Teaching is an adventure, full of drama, sometimes scary and very rewarding! Teaching English in a foreign country is even more exciting because you must also factor in cultural nuances and language barriers. The reward is seeing your kids outside of class and being greeted in English and the ability to converse even just a little bit or having them come back from a trip with excitement over their ability to use and understand English.
Last year I went to Brazil for 6 months and taught at a couple different schools, this year I am in Colombia at an institute in Pereira called Native Tongue. One thing that stays constant is that children will be children no matter where you go. On Saturdays I have a class of young children for 4 hours. They are wonderful, but sometimes they get so crazy. They are complete addicts of an inflatable swimming pool of plastic balls like the ones we loved as kids when we went to Chucky Cheese. Sometimes however I want to drown them in the ball pool because I cannot keep them out of it so I have to be very creative to hold their attention. Most of the time they are funny and make me laugh with their discoveries and ideas.
We always do the hardest stuff first which is basic questions which sounds something like: “Teacher: Quetesh, where are you from? Quetest: California. Teacher: Ohhh you were born in California? NIIIICE!! Juliana, please get back out of the pool,” “Ok eyes on me. Juliana, how old are you.” Juliana: uhhhhh. “Teacher: Juan Felipe, please stop hanging upside down on the slide. Come here. Juan Felipe, when is your birthday? (I whisper: Cumpleanos) Juan Felipe: MAYO!!!! Teacher: no, not Mayo, May. Oiga! May 11th.” Juan Felipe: *eyes glaze over and he looks lost*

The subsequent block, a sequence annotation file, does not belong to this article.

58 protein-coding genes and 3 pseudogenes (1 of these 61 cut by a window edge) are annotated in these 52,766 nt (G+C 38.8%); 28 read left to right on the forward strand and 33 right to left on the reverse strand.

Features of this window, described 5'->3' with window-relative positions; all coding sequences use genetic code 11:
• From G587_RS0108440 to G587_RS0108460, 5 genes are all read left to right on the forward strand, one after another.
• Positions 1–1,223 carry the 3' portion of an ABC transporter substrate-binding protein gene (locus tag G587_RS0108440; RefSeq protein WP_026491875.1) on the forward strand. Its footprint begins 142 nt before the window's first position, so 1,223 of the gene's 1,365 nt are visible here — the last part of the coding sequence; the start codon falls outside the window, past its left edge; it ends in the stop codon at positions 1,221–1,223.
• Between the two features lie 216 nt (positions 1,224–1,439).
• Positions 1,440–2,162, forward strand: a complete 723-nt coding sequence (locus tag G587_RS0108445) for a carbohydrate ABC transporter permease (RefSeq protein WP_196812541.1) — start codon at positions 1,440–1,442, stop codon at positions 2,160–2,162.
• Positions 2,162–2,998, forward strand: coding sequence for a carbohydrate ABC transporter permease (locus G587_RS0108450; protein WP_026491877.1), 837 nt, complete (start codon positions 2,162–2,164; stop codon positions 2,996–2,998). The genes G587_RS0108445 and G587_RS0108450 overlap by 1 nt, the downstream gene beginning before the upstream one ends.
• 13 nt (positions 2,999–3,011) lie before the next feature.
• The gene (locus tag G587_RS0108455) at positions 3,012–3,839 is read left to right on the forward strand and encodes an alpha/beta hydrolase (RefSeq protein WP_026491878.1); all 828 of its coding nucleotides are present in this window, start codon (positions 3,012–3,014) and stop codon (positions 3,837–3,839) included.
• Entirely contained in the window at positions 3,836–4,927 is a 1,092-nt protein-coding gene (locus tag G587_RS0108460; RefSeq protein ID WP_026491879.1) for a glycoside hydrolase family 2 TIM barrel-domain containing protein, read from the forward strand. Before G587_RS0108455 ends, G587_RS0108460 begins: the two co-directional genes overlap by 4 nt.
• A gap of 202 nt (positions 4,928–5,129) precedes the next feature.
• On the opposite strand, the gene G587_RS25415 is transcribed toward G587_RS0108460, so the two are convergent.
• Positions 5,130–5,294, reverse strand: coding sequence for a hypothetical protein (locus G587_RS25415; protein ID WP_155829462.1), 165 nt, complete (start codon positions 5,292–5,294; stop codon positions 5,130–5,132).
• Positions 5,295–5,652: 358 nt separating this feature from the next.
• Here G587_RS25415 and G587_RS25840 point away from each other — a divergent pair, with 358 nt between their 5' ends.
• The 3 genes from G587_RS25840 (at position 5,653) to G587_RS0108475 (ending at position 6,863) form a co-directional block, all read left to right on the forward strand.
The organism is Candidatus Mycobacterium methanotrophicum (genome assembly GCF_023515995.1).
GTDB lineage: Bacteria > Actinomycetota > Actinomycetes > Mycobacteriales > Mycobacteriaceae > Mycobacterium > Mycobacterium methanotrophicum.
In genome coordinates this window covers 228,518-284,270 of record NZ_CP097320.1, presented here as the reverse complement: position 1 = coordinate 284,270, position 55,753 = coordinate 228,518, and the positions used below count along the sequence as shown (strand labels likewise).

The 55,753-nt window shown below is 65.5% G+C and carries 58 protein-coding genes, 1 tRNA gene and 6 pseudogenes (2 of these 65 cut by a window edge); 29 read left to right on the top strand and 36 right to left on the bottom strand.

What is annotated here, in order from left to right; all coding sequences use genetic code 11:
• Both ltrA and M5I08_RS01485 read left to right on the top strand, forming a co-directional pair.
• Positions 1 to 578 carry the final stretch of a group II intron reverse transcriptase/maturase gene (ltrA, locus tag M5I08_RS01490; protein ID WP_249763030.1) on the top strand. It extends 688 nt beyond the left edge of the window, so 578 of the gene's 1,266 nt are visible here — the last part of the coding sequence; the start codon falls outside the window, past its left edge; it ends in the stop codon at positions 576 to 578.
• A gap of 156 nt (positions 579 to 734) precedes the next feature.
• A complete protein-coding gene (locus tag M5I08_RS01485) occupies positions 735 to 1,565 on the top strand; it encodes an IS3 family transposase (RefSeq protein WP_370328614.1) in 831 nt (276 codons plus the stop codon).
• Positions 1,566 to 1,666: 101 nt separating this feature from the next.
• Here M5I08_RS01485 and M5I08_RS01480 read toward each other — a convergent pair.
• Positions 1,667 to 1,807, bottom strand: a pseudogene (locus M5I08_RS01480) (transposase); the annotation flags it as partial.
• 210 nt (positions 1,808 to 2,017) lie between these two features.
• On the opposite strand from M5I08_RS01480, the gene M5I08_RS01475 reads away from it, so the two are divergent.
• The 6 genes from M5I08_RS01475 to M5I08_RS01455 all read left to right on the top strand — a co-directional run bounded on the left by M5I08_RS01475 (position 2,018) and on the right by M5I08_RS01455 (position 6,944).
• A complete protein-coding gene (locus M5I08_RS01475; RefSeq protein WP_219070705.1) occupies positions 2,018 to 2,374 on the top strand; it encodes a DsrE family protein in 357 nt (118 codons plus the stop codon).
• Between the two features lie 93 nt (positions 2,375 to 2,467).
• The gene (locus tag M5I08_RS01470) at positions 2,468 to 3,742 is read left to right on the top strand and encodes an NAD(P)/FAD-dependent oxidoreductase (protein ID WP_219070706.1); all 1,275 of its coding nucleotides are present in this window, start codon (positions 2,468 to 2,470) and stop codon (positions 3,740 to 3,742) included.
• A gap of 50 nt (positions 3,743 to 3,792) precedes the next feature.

With teenagers its a bit different. Sometimes doing homework is just out of the question. Teenagers can be really fun to teach because music means so much to them. So I try to expose them to something other than Adele and Lady GaGa while teaching English grammar to them in a digestible way. Teenagers are also really interested in English if they have a good motivation, like the option to visit Disneyland with their parents if they do well. Or visiting an English speaking country as an exchange student. As a teacher I must find their inspiration and use it to motivate them.
Finally adults. Adults typically work the hardest but can also struggle to learn the most. I once had a student who wanted to get a promotion. However to do this he had to be fluent in English. He knew all the basics but was so frantic and stressed about learning English that he was his own learning impairment. For adults it must be relaxing, move at a good pace and interesting. In the adult classroom I can make good, bad and slightly dirty jokes. One of my favorites is based on a Colombian joke. In Colombia if you come from a large family they say “your parents did not own a television.” Needless to say when we start talking about family vocab I always whip that one out of my arsenal, and bask in the glory of their laughter afterwards.
Teaching will always be a challenge, sometimes we get too stuck in our routines and need something to shake things up. The adventure is one that always changes and develops as the teacher changes and develops in his/her ability. I hope I will always find new ways to reach my students and keep life interesting both in and out of the classroom!!